The combination of sweet and spicy flavors in this recipe is typical of the cooking in Western Sicily, and comes from the Arab influence in Sicilian cuisine, while the use of parmigiano is our preference over Sicilian caciocavallo cheese in this dish! Like all simple Italian dishes, the secret to success is to use top quality ingredients, so look for very fresh tender broccoli and use the best extra virgin olive oil on your shelf.
Serves 4 – 6
- 1 oz. (2 heaping TB) pine nuts, lightly toasted
- 1 oz. (1/4 cup) golden raisins (zibibbo are best)
- 1 lb. (450 grams) tender broccoli, with a few leaves
- 1 lb. (450 grams) pasta (tortiglioni or fusilli)
- 2 oz. (¾-1 cup) grated parmigiano
- ½ cup extra virgin olive oil
- Hot red pepper
Put the raisins in a little bowl and fill with water until just covered, and leave to soak. (The tiny zibibbo variety of raisins are plump and very sweet, but you can use any kind of golden raisin.) Toast the pine nuts in a non-stick pan over a medium flame until golden, tossing them frequently so they don’t burn, then set aside.
Cut the broccoli in large hunks and cook it, along with a few broccoli leaves, in boiling salted water until tender but not mushy. It should be “al dente.” (If you like a stronger taste to the pasta, don’t dump out the broccoli cooking water, but use it to cook the pasta.)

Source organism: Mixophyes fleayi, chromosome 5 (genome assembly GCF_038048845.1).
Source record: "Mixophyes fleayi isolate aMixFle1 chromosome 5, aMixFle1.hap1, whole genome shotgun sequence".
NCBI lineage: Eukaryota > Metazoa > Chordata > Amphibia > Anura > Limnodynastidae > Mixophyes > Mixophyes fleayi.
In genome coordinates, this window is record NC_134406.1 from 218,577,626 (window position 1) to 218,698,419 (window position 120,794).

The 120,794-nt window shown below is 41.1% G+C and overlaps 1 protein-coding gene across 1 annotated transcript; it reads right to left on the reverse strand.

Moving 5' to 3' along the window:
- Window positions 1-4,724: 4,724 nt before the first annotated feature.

Pour the olive oil in a sauté pan and add the raisins (that you have drained and squeezed of excess liquid), pine nuts, and hot pepper, and cook over a medium flame for a couple of minutes. Add the broccoli cut into smaller pieces and toss well, cooking over a medium flame for 3 minutes.
In a separate pot, in plenty of boiling salted water, cook the pasta until very “al dente”(a minute less than recommended time) – it will finish cooking in the sauté pan. Drain the pasta in a colander, and toss it into the sauté pan with the rest of the ingredients. Stir and cook for another 3 minutes until all is amalgamated and the pasta is now perfectly “al dente.” Put the hot pasta in a serving bowl, and add about half of the parmigiano, mixing so that it melts and sticks to the pasta (don’t do this in the sauté pan as most of the parmigiano will end up stuck to the pan instead of the pasta!)
Serve with additional parmigiano on the side, to add if you like. Pop the cork on a Sicilian red wine such as Planeta’s La Segreta and you’ll soon be savoring Sicily from your home kitchen.
Variation from Eastern Sicily: Instead of pinenuts and raisins, sauté a garlic clove and a few anchovies with the hot pepper, and add the broccoli with a glass of white wine. Use pecorino cheese instead of parmigiano. In this case, drink a white wine like Planeta’s Segreta Bianco. Buon appetito!